According to Greek mythology Aphrodite was born from sea foam, probably fatherless and most certainly motherless. On Olympia Monthly, if I’m especially full of myself (which, due to this week’s round of not-so-bad sleep training, I am) she has two mothers: Lydia & me. Image via NASA.
Every year, as summer comes to a close and the trees start to turn, I dream of finally becoming a really impressive cold-weather dresser: the kind of girl who wears a coat and a scarf and boots and yet magically somehow doesn't look like she's given up/is maybe wearing pajamas beneath that parka. It's a big dream, and one I don't ever seem to realize.
Thinking about SLEEP all month has led to some unexpected revelations. Besides it being actually one of my favorite activities, I've discovered it's also, in some ways, my most active activity? THINK ABOUT IT.
Part of the three month-long extravaganza that is our HOLIDAYS ISSUE includes, as it happens, a blogging holiday for us, too (see above gif). Lydia will be poolside somewhere in Italy (and obviously useless), and Barbara will be slightly busier having a baby and moving house and hosting her family, both old and brand-new...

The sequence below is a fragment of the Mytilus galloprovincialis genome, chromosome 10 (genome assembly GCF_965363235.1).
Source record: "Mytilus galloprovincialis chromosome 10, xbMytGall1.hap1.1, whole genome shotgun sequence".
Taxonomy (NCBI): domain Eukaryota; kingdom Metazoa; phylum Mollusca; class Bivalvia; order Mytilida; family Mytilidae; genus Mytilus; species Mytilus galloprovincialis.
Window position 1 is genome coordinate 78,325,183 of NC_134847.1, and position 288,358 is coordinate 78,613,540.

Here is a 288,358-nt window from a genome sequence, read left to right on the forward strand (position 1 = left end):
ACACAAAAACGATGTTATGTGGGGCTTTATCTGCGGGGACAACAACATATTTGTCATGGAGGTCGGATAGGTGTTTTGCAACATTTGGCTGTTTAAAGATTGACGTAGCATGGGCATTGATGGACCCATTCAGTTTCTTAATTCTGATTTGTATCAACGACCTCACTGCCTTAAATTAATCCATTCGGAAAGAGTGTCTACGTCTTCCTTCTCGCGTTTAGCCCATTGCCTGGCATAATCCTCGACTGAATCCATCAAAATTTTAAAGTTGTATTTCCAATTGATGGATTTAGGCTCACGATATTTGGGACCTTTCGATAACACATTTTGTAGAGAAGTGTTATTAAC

It’s easy to get worked up about Frida Kahlo (1907-1954). In the wake of the massive physical tragedies that befell her she was an amazing painter. She was a great Surrealist, and her work (especially self-portraits) continues to inspire contemporary artists - not to mention the selfie movement. So it's no surprise Ishiuchi Miyako’s Frida (on view in London at Michael Hoppen Gallery until 12 July) has been an internet sensation.
There’s nothing weirder than leaping forward and back in time on long-haul flights, gaining and losing the handfuls of hours otherwise taken for granted. If it were possible always to travel from east to west I think I’d be even happier than I am staying put. But the dread of a red eye home to London, however, begins to weigh on me even before I leave on the first leg. So when it comes to the time loss type of jet lag, I’ve found there to be two possible antidotes to related suffering...
A a cache of clocks, a bevy of bezels, a trove of tickers, a storm of sundials (?)...whatever you'd like to call it, we've rounded up our favorite and absolutely most useful time pieces for you here, for adorning your wrists, towers, ring fingers, and lipstick cases (!).
Pictured: an Art Deco pendant watch of gold, platinum, emeralds, onyx and enamel, by Cartier. Via Beauty Bling Jewelry.